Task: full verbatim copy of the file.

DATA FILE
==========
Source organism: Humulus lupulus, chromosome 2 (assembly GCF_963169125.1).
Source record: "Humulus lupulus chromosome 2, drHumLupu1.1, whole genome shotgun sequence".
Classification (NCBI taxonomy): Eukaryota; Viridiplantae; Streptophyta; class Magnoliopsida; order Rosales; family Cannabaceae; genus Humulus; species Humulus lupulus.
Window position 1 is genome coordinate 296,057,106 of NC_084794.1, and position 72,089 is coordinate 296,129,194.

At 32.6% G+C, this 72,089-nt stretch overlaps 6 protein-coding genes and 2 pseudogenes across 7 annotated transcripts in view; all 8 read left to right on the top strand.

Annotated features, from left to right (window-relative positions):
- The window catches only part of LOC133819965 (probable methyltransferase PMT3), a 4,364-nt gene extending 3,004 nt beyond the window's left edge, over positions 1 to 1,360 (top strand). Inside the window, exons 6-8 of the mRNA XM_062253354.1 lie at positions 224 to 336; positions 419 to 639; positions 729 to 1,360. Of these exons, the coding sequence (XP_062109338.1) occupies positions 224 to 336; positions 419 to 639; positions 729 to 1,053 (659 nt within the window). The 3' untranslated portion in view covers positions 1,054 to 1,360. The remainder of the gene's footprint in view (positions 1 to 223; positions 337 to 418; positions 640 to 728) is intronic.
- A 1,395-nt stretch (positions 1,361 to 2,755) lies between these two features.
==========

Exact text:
Source organism: Humulus lupulus, chromosome 2 (assembly GCF_963169125.1).
Source record: "Humulus lupulus chromosome 2, drHumLupu1.1, whole genome shotgun sequence".
Classification (NCBI taxonomy): Eukaryota; Viridiplantae; Streptophyta; class Magnoliopsida; order Rosales; family Cannabaceae; genus Humulus; species Humulus lupulus.
Window position 1 is genome coordinate 296,057,106 of NC_084794.1, and position 72,089 is coordinate 296,129,194.

At 32.6% G+C, this 72,089-nt stretch overlaps 6 protein-coding genes and 2 pseudogenes across 7 annotated transcripts in view; all 8 read left to right on the top strand.

Annotated features, from left to right (window-relative positions):
- The window catches only part of LOC133819965 (probable methyltransferase PMT3), a 4,364-nt gene extending 3,004 nt beyond the window's left edge, over positions 1 to 1,360 (top strand). Inside the window, exons 6-8 of the mRNA XM_062253354.1 lie at positions 224 to 336; positions 419 to 639; positions 729 to 1,360. Of these exons, the coding sequence (XP_062109338.1) occupies positions 224 to 336; positions 419 to 639; positions 729 to 1,053 (659 nt within the window). The 3' untranslated portion in view covers positions 1,054 to 1,360. The remainder of the gene's footprint in view (positions 1 to 223; positions 337 to 418; positions 640 to 728) is intronic.
- A 1,395-nt stretch (positions 1,361 to 2,755) lies between these two features.